Following a finding of domestic violence, expansive remedies are available under the Act designed for the protection and safety of the victim. N.J.S.A. 2C:25-29. The broad range of relief available to a trial court is designed to effectuate the remedial nature of the Act, which is to be liberally construed to achieve its salutary purposes. Cesare, supra, 154 N.J. at 400.

Under the Act, the court may issue specific restraints prohibiting: further domestic violence; contact with the victim or others which may preclude "the initiation of any communication likely to cause annoyance or alarm"; or "stalking or following, or threatening to harm, to stalk or to follow" the victim of domestic violence or any other person named in the order. N.J.S.A. 2C:25-29 b(1), (7) and (17).

The Act's protections also include barring the perpetrator of domestic violence from "entering the residence, property, school, or place of employment of the victim or of other family or household members of the victim and requiring the [perpetrator] to stay away from any specified place that is named in the order and is frequented regularly by the victim or other family or household members." N.J.S.A. 2C:25-29b(6).

The specific reliefs necessary to protect the victim must be distinctly described in the final restraining order. In this regard we have upheld a trial court's determination to restrain a defendant from residing in the immediate neighborhood of the victim. Zappaunbulso v. Zappaunbulso, 367 N.J. Super. 216, 226 (App. Div. 2004).

The Domestic Violence Procedures Manual (2004), which "serves as a procedural guide that prescribes the steps in processing domestic violence matters, . . . [and] continues the judiciary's ongoing system-wide program of establishing uniform standards and best practices" specifically sets forth the manner in which a court must address issues concurrently presented in dissolution (FM) and domestic violence (FV) cases.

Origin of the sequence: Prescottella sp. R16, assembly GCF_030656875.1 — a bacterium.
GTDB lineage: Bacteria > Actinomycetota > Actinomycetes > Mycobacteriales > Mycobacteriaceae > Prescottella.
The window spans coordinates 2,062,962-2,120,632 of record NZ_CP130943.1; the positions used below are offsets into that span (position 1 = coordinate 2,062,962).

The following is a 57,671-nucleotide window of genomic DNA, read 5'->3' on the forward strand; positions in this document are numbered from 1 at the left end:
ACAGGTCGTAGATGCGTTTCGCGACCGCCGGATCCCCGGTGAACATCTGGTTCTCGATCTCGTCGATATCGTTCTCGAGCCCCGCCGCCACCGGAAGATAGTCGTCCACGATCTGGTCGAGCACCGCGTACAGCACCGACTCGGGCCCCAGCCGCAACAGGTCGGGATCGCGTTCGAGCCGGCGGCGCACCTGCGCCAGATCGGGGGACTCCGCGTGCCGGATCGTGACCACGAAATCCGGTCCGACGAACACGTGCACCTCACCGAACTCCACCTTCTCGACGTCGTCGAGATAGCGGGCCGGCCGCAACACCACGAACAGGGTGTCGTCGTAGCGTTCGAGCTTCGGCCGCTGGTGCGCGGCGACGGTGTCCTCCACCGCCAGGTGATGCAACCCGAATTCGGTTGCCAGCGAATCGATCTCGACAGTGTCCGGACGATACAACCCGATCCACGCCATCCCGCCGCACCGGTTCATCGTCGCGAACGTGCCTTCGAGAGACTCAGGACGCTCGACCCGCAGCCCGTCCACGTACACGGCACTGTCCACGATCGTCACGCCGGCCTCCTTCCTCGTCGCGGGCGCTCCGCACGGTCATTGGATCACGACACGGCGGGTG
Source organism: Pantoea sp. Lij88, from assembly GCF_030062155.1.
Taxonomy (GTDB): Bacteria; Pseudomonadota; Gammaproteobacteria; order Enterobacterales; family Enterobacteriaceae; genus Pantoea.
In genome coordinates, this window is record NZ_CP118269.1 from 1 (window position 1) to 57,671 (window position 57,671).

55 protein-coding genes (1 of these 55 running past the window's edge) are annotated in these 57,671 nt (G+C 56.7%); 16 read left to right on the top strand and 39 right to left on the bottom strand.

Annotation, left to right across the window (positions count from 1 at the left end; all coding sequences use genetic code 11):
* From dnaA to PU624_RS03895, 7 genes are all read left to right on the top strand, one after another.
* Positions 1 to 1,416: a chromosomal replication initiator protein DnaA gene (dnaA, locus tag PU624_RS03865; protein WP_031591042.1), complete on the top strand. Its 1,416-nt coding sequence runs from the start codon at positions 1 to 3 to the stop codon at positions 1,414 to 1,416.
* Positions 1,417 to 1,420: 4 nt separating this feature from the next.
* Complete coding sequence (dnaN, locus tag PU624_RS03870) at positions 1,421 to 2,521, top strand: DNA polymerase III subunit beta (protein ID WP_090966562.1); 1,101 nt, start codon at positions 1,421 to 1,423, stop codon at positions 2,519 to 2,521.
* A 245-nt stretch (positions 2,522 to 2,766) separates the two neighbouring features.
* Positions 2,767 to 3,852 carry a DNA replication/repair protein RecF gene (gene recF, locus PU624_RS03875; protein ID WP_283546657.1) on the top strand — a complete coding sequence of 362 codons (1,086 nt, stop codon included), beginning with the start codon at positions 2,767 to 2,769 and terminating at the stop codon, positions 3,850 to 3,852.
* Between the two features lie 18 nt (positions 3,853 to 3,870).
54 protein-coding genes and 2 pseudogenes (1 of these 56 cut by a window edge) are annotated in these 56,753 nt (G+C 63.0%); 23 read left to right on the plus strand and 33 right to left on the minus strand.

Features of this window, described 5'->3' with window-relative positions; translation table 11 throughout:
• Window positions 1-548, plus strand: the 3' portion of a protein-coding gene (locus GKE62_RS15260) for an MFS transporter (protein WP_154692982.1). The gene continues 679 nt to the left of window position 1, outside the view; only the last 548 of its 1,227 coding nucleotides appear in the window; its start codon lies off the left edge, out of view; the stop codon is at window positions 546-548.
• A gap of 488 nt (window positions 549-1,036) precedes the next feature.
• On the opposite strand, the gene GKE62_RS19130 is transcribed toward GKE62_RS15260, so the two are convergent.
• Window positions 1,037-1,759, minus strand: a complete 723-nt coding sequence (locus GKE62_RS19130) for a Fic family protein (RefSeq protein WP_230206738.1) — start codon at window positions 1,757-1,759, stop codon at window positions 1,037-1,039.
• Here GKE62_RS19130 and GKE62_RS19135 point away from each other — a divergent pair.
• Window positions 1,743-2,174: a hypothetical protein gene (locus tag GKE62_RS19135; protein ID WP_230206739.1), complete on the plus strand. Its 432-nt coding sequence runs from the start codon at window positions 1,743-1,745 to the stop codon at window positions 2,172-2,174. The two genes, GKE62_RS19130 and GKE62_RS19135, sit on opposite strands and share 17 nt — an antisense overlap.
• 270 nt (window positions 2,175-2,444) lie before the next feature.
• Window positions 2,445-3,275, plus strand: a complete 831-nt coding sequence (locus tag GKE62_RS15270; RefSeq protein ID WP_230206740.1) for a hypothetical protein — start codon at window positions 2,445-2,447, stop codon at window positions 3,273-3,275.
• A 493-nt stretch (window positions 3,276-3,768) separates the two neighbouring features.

If there is a pending FM, all reliefs except the restraints shall be incorporated into the FM with the restraints continuing in the FV docket and on the FRO. Subsequent applications or modifications for support, custody or parenting time should take place within the FM docket number. The FV should be reopened and modified as needed so the FM and FV are consistent.

[Emphasis in original.]

When parties, who are involved in domestic violence, are also involved in divorce, the trial court must remain mindful of the need for the continued protection of domestic violence victims when crafting orders, particularly those involving parenting time. "Parenting time arrangements shall not compromise any other remedy provided by the court by requiring or encouraging contact between the plaintiff and defendant." N.J.S.A. 2C:25-29b(3). Ideally, the same judge would be responsible for reviewing all matters involving the same family. If not, the reviewing judge must be provided with the domestic violence orders entered, to effectuate the restraints therein.

This case complies with these procedures, in as much as the ongoing parenting time dispute between these parties was properly addressed in the dissolution case and the dissolution judge was aware of the entry of the domestic violence restraining order.